Growing demands for tough UN Security Council action on Syria are putting increasing pressure on Russia's diplomatic shield around President Bashar al-Assad.
After Assad brushed aside a Tuesday deadline to withdraw troops and guns from cities, the prospects for international pressure will depend on what UN-Arab League envoy Kofi Annan requests, and how far Syria has strained the patience of Russia, its main ally, diplomats say.
Annan is now insisting the Syrian leader make a "fundamental change" and keep a Thursday zero hour for a complete halt to hostilities. But the United States, France, Britain and Turkey say Assad has already failed and are demanding sanctions-style action.
Susan Rice, US ambassador to the UN, warned that the UN Security Council faces a looming "moment of truth" on Syria.
The "logical next step" would be to increase pressure through "collective action," she said.
France's Foreign Minister Alain Juppe said he wants "new measures" by the council after Thursday. Britain's Foreign Secretary William Hague said the Security Council should refer Assad to the International Criminal Court. Turkey, struggling with a wave of Syrian refugees, has also demanded action.
Russia and China vetoed two resolutions on Syria because they hinted at sanctions. They have however signed up to less weighty statements which backed Annan's six-point peace plan and his deadlines to Assad.
Annan has been praised for the way he has built up international unity behind his efforts. One step off the diplomatic tightrope could unleash new Security Council hostilities on Syria, diplomats said.
Rice said Russia and China have a special "responsibility to use the influence they have to end the killing of the Assad regime" -- more than 9,000 dead according to the UN.
For the moment, Annan is "off-limits" to Russian attacks, said one senior UN envoy. "But if he recommends sanctions, the Russians and Chinese could easily turn on him."
Russia's Foreign Minister Sergei Lavrov complained publicly on Tuesday to Syrian counterpart Walid Muallem that the regime should be more "decisive" in carrying out the Annan plan.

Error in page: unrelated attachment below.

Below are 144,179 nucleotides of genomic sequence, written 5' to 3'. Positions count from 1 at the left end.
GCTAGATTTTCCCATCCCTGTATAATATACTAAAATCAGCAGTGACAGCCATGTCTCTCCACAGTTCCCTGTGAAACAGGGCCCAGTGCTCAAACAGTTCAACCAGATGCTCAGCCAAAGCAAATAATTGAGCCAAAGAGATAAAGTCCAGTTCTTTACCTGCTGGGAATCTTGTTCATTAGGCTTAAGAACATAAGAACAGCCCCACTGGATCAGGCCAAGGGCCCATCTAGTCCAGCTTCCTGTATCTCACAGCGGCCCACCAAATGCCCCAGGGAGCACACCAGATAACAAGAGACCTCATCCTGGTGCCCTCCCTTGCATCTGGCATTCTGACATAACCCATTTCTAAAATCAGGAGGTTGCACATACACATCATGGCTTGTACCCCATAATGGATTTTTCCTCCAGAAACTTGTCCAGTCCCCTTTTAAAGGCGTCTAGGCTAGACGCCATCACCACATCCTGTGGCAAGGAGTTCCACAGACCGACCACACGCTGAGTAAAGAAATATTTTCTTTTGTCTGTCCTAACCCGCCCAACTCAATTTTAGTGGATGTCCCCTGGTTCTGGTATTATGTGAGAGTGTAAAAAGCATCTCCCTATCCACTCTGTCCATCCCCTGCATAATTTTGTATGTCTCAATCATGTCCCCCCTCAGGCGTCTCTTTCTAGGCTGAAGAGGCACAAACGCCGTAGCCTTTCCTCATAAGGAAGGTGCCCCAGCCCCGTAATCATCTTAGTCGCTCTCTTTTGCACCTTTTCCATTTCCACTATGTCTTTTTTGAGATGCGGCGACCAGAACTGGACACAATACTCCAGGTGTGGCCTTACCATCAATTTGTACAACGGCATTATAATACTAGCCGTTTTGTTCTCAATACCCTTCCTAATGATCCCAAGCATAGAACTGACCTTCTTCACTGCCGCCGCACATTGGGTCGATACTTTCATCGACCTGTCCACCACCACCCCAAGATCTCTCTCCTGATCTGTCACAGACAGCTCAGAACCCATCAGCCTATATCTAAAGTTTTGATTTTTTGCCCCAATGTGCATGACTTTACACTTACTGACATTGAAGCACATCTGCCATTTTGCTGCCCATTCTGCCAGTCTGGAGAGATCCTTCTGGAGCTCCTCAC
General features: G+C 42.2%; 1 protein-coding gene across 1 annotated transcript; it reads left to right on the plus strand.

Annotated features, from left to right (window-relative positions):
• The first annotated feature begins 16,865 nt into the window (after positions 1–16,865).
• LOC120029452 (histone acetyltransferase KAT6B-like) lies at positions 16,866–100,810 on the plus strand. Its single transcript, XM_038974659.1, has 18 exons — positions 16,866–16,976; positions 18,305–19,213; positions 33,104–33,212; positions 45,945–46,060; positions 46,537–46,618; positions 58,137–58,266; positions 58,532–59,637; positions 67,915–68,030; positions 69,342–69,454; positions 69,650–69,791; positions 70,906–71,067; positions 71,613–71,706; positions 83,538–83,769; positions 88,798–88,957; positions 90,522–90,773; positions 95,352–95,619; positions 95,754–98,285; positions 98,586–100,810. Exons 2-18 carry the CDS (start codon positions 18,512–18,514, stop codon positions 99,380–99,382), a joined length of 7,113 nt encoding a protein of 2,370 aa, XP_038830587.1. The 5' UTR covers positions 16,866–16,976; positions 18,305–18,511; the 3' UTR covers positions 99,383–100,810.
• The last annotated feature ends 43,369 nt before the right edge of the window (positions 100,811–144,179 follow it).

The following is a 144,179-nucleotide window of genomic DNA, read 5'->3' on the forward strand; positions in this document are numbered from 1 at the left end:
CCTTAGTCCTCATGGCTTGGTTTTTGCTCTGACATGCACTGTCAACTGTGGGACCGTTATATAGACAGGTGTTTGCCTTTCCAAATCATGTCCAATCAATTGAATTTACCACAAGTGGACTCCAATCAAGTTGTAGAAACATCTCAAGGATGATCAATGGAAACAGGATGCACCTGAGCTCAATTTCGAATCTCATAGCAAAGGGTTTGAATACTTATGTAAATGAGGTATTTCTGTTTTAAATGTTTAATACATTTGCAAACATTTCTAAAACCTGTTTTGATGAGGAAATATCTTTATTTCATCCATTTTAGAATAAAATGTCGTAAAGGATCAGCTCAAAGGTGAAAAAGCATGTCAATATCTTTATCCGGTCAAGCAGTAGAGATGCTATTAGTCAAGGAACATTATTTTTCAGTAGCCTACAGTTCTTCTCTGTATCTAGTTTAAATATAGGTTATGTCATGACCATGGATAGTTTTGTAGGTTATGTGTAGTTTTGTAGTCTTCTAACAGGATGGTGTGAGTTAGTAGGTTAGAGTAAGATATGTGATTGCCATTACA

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But he also said Annan should put more pressure on the Syrian opposition.
"At best there is uncertainty now about the Russian attitude," said another UN diplomat.
Some analysts say Annan's plan gave leeway to Assad because he had to weaken it to get Russian agreement.
"It was clear that the regime would use what wriggle room existed, and the Annan mission built consensus around a conceptual roadmap that provided plenty of it," said Peter Harling, the International Crisis Group think tank's Middle East specialist.
Annan's plan was "a non-starter" because it contained no talk of Syria's president stepping aside, said Murhaf Jouejati, a professor at the US National Defense University and a member of the opposition Syrian National Council.
Others say however that Annan has skillfully managed his showdown with Assad by keeping the support of Russia and China.
"In a very methodical and moderate way he has revealed the extent of the Assad regime's duplicity," said Richard Gowan, of the New York University (NYU) Center on International Cooperation, who closely follows Security Council affairs.
"The hope was that because Annan put forward a fairly moderate plan that Russia would really put pressure on Syria to accept it," he said.
"Either Russia does not have the influence or it did not put full pressure on to get Assad to
comply. Either way it looks pretty bad for Moscow."
Jouejati predicted that neither Russia nor China would now veto any resolution on economic sanctions against Assad, though nothing military.
But Gowan said it was over-optimistic to think that they would be "shamed" into allowing sanctions.
"Russia's efforts to persuade Syria have been genuine but when it comes to the Security Council, they will continue to block any serious action by the council," he said.
US envoy Rice said however that deadlock risks pushing Syria "into full-scale civil war -- with all of the consequences that that entails for the people of Syria, for neighboring countries, and the wider international community."